Another U-21 football match, another win…but this one is just a little bit special. I’m sure Kerry have been beaten by more in the past, but never in a Munster Final against their closest rivals. In truth this was a complete a performance and victory as the scoreline suggests, and arguably Cork could have won by more as we spurned a number of goal chances. From beginning to end the speed, movement and clinical nature of Cork’s play simply blew Kerry away and although our physical size in comparison to the Kerry players played a big part in the victory, the shooting and distribution skills of the Cork players were also far superior to our rivals. This was very much a complete performance, showing power and skill in even amounts, playing the modern game as it is supposed to be played.
Suffice to say, pretty much no one played badly for Cork although more then a few deserve special mention. Peter Daly was the pick of the defenders, extremely strong and safe in possession and excellent at winning breaking ball from kick-outs, Jamie Wall went forward well and pointed twice while Damien Cahalane and Liam Jennings both put in more assured performances then they did against Tipp. At the same time the back six as a unit worked better as a whole, the half-back line never forgetting to track back, close down space and support their full-back line (a problem at times against Tipp) while Kerry’s decision to play a two man full-forward backfired, their attack lacking a target man while the spare man Alan Cronin winning a lot of spare ball in the first half.
But it was from midfield on that Cork really sparkled. Walsh dominated as usual while Micheal O’Leary put in another impressive performance, grabbing a point and showing some good fielding and support play during the night. In the half-forward line Sheehan was magnificent – again and again the Kerry players failed to deal with his power and aggression while his point taking was brilliant; Mark Collins and Paul Honohan put in decent shifts, working hard and offering substantial scoring threats; Barry O’Driscoll and Donal Og Hodnett was close to MOTM, both terrorising the Kerry offence all night with their movement and strength in possession.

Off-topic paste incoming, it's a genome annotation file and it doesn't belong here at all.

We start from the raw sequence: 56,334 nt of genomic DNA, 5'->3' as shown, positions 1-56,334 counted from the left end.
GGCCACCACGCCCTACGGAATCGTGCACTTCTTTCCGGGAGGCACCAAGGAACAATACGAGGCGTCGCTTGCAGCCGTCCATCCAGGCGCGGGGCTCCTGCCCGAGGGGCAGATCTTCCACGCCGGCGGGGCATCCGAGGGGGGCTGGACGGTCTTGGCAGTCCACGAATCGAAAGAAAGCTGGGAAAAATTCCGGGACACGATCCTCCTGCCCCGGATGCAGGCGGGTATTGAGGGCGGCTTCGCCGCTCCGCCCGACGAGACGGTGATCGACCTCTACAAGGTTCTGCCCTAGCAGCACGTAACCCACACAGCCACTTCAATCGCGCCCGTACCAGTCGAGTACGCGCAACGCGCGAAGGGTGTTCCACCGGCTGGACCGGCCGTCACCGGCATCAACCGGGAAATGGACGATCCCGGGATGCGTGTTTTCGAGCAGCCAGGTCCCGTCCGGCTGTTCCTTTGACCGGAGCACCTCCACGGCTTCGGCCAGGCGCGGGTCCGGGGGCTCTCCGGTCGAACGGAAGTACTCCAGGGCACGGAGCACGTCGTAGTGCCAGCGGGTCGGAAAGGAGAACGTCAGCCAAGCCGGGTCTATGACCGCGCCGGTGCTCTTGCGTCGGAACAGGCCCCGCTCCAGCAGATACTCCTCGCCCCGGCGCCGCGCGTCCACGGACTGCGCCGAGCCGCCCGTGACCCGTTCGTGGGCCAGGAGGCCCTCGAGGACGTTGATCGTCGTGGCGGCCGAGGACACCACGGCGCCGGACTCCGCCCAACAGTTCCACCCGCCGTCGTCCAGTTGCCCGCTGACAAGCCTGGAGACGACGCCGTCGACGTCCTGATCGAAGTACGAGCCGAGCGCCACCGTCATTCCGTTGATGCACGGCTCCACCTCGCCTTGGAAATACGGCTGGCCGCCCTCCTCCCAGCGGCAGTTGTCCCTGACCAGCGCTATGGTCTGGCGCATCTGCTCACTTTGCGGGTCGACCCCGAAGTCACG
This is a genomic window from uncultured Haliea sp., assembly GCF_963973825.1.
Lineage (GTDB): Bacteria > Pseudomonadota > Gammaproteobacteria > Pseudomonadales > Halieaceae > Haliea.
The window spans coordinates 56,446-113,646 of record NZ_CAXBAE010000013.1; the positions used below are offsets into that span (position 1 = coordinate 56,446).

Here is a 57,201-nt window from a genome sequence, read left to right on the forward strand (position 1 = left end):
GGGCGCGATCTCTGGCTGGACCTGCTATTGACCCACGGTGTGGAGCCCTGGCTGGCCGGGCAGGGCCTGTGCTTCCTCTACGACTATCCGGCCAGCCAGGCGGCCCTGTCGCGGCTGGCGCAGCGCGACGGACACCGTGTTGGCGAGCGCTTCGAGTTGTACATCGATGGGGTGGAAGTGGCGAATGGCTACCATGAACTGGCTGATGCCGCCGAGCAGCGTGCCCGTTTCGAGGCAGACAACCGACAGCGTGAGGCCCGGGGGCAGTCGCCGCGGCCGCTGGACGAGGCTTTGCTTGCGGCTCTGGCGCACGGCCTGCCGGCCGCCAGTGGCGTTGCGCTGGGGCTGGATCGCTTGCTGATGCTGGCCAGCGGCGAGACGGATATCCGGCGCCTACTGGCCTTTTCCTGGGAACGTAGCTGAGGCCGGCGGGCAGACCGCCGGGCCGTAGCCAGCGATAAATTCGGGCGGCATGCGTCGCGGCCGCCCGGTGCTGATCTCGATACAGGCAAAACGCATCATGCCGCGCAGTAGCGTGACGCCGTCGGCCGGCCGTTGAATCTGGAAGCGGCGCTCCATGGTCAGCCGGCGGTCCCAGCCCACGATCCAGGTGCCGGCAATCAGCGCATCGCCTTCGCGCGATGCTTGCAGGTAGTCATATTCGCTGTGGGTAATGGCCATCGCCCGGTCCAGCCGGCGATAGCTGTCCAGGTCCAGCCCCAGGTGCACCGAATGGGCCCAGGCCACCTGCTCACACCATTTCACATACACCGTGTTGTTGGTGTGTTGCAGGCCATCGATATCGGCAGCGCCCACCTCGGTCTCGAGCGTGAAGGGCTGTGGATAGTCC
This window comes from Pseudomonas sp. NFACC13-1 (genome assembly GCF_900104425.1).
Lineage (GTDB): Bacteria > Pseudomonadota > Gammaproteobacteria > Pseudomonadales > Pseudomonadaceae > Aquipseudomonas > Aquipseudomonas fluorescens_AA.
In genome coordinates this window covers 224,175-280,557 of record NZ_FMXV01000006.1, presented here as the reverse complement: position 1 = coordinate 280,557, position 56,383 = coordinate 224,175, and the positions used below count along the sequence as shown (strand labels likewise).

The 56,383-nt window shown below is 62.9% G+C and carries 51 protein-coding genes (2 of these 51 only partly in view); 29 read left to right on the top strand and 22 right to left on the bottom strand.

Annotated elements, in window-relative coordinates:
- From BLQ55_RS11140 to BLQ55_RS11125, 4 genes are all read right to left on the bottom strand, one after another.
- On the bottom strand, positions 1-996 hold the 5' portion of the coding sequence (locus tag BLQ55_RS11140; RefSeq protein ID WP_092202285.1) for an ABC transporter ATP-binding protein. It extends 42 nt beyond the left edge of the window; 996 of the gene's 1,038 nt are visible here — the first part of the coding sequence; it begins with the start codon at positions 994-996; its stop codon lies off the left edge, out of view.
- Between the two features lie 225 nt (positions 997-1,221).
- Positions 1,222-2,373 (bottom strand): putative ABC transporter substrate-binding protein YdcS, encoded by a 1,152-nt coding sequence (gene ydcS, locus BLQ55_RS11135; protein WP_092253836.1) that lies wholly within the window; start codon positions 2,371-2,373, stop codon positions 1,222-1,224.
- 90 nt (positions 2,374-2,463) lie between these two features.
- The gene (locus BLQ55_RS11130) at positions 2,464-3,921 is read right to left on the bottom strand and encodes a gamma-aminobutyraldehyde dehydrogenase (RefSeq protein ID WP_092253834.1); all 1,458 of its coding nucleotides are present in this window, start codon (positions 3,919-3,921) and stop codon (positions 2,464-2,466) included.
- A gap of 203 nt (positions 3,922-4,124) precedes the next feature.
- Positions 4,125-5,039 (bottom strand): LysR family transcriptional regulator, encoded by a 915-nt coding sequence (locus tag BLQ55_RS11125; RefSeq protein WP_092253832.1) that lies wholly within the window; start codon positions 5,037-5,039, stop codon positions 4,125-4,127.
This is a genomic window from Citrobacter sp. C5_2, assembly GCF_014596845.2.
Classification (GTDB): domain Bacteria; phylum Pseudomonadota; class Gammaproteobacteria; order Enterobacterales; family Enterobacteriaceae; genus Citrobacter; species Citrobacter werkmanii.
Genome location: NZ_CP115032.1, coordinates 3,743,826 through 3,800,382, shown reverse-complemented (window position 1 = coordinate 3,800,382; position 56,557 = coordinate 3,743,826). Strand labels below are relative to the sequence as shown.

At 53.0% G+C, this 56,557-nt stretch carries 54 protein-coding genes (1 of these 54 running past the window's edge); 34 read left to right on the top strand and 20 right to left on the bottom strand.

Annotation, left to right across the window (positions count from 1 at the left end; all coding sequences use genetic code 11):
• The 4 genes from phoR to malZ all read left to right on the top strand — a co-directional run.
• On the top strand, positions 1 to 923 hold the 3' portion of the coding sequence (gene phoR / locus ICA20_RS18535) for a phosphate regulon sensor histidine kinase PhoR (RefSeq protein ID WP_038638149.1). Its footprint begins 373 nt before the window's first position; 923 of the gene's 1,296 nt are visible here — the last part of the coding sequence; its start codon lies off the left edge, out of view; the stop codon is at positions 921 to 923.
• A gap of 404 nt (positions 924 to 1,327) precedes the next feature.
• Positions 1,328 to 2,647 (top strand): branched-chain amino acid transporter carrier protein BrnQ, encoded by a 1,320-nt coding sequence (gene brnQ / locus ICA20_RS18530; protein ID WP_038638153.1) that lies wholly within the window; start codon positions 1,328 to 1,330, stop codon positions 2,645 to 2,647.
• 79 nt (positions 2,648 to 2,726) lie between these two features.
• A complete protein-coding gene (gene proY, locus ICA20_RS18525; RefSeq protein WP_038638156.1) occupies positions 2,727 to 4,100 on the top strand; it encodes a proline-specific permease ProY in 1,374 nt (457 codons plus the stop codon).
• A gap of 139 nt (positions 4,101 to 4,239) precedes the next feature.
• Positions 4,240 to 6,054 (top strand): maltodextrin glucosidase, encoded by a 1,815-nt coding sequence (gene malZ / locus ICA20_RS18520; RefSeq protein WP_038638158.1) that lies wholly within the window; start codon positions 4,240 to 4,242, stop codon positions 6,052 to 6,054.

Regarding Kerry, the management’s decision to start Daithi Casey out midfield and leave a two man full-forward line backfired greatly. Casey failed completely to win any ball in the first half and the Kerry kick-outs failed to pick out spare men, many inexplicably being kicked down the throat of Aidan Walsh and being mopped up by Daly, Clancy and co. Nor did they attempt to kick some short so they could play the ball up the pitch patiently and take a little pressure off their failing midfield. Moreover the extra crowding of midfield only helped the heavier more poweful Cork players. In general one has to wonder if Kerry even have their players on weights and fitness programmes, such was the discrepancy in size between both sides.
Onwards for Cork as we now play Galway on Saturday week. If we get over that hurdle then in all likelihood Tyrone will be in the All-Ireland final – a team built just as strongly and powerfully as Cork.